In 1947 Mel Weiss and Harold Dobbs opened the first drive-in restaurant in San Francisco, Mels drive-in. At that time the drive-in restaurants were just beginning in America and the nice California weather was ideal for year round carhop service. It consisted of a large parking for 110 cars and a building with a dining room capacity of 75 people. The cooker was able to turn out 180 hamburgers per minute. Due to the success of the first drive-in, more restaurants were opened in the following years in several cities of California. The menu consisted of the famous Melburger, several choices of American-style food and various beverages, desserts and fountain specials. The Mels drive-in on South Van Ness was immortalized by appearing in the film “American Graffiti” of 1973.
SAN FRANCISCO BY BROOKLIN CLUB
The 1960 Chevrolet Impala Convertible was chosen as the 9th anniversary Brooklin special for the S.F.B.B.C.. The factory modified the Impala with a candy apple red paint job, interior and tonneau cover in off-white, blackwall tyres on mag-type wheels and a chromed tachometer on the dashboard, representing the beautiful customized cars and hot rods that cruised the boulevards of San Francisco in the 50's and 60's, stopping at that American icon, the drive-in restaurant. Maintaining a San Francisco theme, the spotlight was put on Mels Drive-In restaurants, San Francisco landmarks back then and continuing even today, celebrating their 50th year in 1997. To add a few touches of realism to the drive-in scene, the Club asked the resident artist, Roger Cairns, to create the appropriate sketches for Mels carhop and customer figures. Bill Truscott negotiated with Arttista Models in Pennsylvania for the creation of the masters and 200 castings of each of the figures. The carhop and the seated customer in the car are figures unique to the Club. The carhop wears a white blouse, black pants, red Mels cap and white roller skates and carries a tray with hamburger, fries, and a chocolate milkshake. The customer is dressed in white T-shirt and blue jeans, sports a duck-tail haircut and a cigarette pack tucked in his shirt sleeve. Seated in the driver’s seat, he’s looking for a refill for his glass of Coke. A small cast-metal Mel’s sign and a card insert outlining the history of the American drive-in and Mel’s completes the set. A certificate was made to go with this model with the addresses of Mels Drive-in’s, of the S.F.B.B.C. club and of Brooklin Models, showing also a sample menu of the restaurant. A total of 200 customized Impalas were produced, each with the designation “SFBBC 1997 1 of 200” on the baseplate.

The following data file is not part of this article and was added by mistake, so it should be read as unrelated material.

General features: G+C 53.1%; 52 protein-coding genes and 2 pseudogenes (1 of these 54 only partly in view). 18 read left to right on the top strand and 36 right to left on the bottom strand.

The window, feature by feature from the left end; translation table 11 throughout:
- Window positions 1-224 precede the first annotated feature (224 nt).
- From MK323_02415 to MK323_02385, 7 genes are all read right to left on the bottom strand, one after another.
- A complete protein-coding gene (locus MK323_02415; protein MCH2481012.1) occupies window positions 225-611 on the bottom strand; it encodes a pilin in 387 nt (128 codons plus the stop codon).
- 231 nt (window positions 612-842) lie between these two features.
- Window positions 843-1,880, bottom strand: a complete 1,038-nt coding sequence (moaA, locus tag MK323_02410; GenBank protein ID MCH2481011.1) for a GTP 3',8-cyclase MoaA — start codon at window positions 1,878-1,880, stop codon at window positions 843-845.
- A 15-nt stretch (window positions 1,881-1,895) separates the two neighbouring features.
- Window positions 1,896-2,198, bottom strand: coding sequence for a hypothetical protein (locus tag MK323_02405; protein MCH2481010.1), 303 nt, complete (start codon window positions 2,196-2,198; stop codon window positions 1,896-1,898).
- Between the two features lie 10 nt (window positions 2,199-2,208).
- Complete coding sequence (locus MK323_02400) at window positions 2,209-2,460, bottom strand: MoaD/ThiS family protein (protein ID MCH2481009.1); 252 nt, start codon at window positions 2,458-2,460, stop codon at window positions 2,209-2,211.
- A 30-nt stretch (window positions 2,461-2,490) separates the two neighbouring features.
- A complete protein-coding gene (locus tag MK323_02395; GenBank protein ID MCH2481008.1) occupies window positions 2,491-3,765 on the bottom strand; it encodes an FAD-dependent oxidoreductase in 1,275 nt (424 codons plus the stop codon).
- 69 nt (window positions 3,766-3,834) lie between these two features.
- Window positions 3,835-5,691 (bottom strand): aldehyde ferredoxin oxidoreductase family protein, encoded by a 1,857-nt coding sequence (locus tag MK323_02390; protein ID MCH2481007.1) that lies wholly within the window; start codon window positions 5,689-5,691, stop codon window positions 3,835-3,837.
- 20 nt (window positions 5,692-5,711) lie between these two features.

200 pieces of the 1960 Chevrolet Impala Convertibles in candy apple red were ordered by the S.F.B.B.C. in 1997 to use for their annual Club special model. When the models arrived in San Francisco, they were rejected and returned to the factory because the color was not as requested. These Impalas, in metallic rose, were later released as a factory special color, differing from the Club model not only in body color but in having the seats in rose and having white wall tyres instead of blackwall tyres.
Author: Gianluigi Cappi